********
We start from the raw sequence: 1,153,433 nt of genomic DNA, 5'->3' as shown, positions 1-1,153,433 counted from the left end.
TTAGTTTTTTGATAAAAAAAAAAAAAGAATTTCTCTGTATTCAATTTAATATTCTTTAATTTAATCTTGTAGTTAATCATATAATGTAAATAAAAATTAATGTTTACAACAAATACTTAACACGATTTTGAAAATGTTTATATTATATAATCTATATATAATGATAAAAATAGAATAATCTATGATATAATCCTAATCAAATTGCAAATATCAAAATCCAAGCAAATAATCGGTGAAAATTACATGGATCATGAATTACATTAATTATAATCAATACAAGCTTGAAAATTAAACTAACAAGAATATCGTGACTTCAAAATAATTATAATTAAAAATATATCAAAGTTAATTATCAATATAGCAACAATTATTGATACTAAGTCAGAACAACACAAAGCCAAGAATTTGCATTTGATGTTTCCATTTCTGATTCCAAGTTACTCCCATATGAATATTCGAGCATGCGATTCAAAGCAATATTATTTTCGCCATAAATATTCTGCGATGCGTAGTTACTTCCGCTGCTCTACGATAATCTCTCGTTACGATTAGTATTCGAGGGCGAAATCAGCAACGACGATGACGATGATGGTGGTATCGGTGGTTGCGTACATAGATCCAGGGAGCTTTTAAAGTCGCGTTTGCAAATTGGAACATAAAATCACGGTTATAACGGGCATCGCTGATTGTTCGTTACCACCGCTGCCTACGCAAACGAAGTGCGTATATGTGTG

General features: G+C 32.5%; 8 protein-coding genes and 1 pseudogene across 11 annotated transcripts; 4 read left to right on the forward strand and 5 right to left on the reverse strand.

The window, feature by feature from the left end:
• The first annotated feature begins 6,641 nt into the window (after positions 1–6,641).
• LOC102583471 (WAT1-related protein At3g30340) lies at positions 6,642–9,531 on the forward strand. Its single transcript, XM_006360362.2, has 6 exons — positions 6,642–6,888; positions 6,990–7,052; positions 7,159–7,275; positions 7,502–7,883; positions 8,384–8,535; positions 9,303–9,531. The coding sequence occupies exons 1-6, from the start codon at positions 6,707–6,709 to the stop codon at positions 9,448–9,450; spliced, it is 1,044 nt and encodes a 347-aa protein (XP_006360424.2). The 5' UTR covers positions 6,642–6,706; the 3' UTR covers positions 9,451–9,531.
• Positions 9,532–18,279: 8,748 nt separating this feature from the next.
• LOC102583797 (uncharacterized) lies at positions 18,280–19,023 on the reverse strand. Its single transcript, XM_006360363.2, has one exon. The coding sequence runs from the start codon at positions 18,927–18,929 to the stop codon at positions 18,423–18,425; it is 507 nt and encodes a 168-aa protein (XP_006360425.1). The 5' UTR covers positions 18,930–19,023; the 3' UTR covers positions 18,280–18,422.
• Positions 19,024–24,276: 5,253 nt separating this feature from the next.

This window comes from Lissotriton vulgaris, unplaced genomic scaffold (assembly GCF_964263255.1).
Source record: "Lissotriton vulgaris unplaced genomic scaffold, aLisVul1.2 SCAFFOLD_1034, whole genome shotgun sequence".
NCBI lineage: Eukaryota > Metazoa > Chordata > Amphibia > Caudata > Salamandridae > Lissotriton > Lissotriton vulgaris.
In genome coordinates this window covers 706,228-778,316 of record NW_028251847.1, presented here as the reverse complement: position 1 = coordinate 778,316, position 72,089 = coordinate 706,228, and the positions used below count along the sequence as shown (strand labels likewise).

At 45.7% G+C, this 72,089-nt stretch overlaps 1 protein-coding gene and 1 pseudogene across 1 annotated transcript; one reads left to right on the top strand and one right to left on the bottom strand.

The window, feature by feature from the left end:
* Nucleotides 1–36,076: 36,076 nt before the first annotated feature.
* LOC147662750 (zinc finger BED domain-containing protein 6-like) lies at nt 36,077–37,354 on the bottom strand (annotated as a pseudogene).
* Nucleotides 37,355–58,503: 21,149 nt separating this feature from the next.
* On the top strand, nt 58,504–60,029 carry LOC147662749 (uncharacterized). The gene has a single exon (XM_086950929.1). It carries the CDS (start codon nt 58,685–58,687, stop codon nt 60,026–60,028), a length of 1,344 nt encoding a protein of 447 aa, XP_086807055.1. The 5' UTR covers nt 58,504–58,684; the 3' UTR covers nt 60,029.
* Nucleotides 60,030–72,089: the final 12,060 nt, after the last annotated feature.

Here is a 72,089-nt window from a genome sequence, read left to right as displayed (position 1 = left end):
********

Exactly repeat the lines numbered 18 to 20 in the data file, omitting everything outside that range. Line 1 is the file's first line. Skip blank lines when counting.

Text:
* Nucleotides 37,355–58,503: 21,149 nt separating this feature from the next.
* On the top strand, nt 58,504–60,029 carry LOC147662749 (uncharacterized). The gene has a single exon (XM_086950929.1). It carries the CDS (start codon nt 58,685–58,687, stop codon nt 60,026–60,028), a length of 1,344 nt encoding a protein of 447 aa, XP_086807055.1. The 5' UTR covers nt 58,504–58,684; the 3' UTR covers nt 60,029.
* Nucleotides 60,030–72,089: the final 12,060 nt, after the last annotated feature.